4 Pieces of Financial Advice Every College Student Should Hear

Student loan

College students spend their four years as an undergrad trying to learn everything from introductory philosophy to major-specific, important knowledge. Often along the way, students fail to learn key life information, such as how to keep their personal finances under control. To help remedy that, here are four pieces of financial advice that every undergrad student should know:

  1. Start Building Up Credit

Credit will help financial institutions determine how trustworthy you are with money, so
making sure that you have not just a line of credit, but a healthy line of credit, is critical for future big ticket purchases. There are small things that college students can start doing right now to not just have a line of credit, but have a line of credit that they can be proud of and that will help them when they make those big ticket decisions in the future. Having a credit card that works best for your financial situation is one of the best things you can do to start responsibly building up credit and working your way to a bright financial future.

  1. Don’t Accumulate Unnecessary Debts

It’s easy to get caught up in the buzz of college life and take out small loans left and right to try to build up credit or to take out student loans when the pressure of tuition feels like so much. Not to mention the exorbitant amount of alcohol and food required for college parties takes a lot out of a bank account. But you will be a lot better off if you save the money that you would have spent on small expenditures like that when all of a sudden you need a new textbook or a new bit of software for your computer. This will also help you set up good saving habits for life after college, which is a lot sooner than you think. Even if you do accumulate some debts, there are ways that you can easily get out of it, but it should be avoided at all costs.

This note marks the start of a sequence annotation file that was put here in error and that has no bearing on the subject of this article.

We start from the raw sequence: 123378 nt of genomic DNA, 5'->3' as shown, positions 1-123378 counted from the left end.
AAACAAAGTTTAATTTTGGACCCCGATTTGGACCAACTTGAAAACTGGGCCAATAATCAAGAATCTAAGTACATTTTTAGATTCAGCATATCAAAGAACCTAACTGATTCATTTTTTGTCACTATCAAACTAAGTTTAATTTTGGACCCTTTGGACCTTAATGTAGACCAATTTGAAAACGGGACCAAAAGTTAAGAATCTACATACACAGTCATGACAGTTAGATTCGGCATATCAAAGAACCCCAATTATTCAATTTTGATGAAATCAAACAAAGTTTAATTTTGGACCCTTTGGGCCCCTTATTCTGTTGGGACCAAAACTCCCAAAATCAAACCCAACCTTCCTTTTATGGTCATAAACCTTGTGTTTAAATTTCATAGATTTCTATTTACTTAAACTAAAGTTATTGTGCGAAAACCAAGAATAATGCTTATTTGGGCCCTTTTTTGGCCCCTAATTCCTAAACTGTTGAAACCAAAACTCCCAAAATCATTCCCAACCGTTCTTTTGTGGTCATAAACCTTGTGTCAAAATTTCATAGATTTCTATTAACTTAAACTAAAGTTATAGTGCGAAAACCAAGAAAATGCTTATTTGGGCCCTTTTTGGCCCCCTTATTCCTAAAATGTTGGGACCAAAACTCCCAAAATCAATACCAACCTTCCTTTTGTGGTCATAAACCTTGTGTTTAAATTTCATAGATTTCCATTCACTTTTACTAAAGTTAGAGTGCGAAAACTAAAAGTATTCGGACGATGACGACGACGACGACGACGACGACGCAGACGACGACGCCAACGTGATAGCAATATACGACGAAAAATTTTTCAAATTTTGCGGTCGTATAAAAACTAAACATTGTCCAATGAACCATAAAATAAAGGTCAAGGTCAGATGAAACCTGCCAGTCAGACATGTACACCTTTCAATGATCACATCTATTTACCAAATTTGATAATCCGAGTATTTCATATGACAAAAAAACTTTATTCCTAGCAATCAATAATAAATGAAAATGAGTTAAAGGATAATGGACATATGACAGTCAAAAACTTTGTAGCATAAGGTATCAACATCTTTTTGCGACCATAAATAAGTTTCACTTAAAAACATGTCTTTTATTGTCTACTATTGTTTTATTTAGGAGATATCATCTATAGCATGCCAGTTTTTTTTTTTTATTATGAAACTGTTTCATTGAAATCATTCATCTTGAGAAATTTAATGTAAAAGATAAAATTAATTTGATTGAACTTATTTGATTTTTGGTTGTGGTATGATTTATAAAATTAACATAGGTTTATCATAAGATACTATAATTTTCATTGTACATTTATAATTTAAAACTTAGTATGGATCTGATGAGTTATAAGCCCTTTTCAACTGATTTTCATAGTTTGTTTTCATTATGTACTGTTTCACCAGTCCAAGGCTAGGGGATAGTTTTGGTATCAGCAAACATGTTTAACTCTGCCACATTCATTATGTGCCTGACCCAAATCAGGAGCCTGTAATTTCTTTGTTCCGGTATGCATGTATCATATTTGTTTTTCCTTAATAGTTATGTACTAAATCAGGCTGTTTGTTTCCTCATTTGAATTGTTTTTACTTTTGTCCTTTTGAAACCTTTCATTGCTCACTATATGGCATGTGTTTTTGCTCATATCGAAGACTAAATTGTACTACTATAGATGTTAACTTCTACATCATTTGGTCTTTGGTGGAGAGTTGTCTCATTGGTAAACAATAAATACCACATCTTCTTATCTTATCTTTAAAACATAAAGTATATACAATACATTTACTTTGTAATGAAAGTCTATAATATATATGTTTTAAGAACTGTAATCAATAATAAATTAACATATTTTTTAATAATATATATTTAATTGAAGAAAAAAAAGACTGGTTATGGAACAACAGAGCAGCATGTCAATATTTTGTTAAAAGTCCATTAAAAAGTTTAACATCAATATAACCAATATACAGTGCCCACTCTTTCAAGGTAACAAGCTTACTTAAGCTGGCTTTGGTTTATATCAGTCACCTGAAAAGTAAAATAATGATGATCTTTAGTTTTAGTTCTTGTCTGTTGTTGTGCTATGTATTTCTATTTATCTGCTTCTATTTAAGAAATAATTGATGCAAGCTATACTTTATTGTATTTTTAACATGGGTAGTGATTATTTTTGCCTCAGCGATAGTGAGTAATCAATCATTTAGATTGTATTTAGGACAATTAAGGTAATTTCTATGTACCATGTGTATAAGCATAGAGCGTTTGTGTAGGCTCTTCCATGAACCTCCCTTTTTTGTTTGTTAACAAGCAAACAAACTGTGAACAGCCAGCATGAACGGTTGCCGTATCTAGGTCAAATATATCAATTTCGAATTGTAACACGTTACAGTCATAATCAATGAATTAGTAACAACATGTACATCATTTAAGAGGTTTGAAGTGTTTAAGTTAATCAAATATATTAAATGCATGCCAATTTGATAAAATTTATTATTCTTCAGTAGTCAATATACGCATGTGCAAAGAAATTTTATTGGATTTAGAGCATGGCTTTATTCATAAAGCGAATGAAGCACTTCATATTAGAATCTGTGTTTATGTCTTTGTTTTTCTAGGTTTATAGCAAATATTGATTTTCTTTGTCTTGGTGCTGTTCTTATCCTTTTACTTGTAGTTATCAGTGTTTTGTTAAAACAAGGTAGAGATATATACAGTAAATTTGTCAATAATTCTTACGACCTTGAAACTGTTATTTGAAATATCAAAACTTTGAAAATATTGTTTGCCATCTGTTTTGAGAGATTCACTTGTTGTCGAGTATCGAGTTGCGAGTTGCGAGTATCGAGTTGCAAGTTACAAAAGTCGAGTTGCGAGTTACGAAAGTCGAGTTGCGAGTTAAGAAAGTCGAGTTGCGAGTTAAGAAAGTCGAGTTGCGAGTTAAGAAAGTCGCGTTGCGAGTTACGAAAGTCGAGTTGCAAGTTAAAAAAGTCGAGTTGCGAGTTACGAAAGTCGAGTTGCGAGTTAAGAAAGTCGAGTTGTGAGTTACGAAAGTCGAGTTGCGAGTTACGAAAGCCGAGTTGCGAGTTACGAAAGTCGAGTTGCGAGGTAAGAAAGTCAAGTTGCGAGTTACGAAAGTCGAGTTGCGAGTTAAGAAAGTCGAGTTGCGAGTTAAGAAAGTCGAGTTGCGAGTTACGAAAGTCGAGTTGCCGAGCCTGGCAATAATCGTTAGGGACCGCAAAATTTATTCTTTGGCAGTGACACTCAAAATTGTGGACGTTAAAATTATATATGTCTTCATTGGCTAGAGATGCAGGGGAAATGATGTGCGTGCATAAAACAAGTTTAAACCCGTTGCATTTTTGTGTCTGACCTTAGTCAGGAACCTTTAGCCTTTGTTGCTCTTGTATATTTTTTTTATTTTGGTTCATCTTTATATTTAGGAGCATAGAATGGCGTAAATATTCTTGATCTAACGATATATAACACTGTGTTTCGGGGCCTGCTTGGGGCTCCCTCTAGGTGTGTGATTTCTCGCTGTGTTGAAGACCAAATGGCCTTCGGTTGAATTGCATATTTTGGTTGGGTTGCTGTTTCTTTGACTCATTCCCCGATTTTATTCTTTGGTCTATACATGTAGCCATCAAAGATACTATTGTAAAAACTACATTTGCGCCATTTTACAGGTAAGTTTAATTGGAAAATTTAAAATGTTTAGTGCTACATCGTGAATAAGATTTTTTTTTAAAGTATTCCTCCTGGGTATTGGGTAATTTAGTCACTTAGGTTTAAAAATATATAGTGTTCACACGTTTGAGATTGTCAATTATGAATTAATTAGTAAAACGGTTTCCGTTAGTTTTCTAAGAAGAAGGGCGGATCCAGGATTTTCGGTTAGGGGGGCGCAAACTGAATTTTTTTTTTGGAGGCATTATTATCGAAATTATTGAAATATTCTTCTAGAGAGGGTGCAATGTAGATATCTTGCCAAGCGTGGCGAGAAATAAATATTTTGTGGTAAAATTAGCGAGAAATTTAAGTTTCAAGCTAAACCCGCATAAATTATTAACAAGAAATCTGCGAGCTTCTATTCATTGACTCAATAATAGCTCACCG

1. Find the Right Bank

Not all banks are created equal. This is especially true for checking and student checking accounts, as some banks will let students have specialty checking accounts with no worries about fees while others will still charge students fees, but give them different interest rates. Shop around and make sure that the bank you choose is the right bank for you and your needs rather than just a random bank. Furthermore, it is perfectly okay to switch banks once you enter college if you realize that you want or need something different from your account.

  1. Balance Your Budget

This is the biggest piece of advice because it sets you up for success in the future. As elementary as it sounds, setting aside certain amounts of money for bills, food, entertainment, and some for savings is one of the best things that you can do to make sure that you spend responsibly and stay within your limits. Maintaining a budget will also help you manage the revolving debts you may have such as credit card bills and student loan repayment, which need to be paid in full for each billing cycle to keep interest rates from spiraling out of control and to prevent the need for debt management strategies in college when you should be worrying more about career readiness.

These four pieces of advice should help college students stay afloat, which is nice when students are also trying to navigate the first years of real adulthood and independence. Having stable finances and a working knowledge of how to stay on top of money will help make this transition a lot smoother and also help keep things stable in order to also have a solid financial future.

About Mohit Tater

Mohit is the co-founder and editor of Entrepreneurship Life, a place where entrepreneurs, start-ups, and business owners can find wide ranging information, advice, resources, and tools for starting, running, and growing their businesses.

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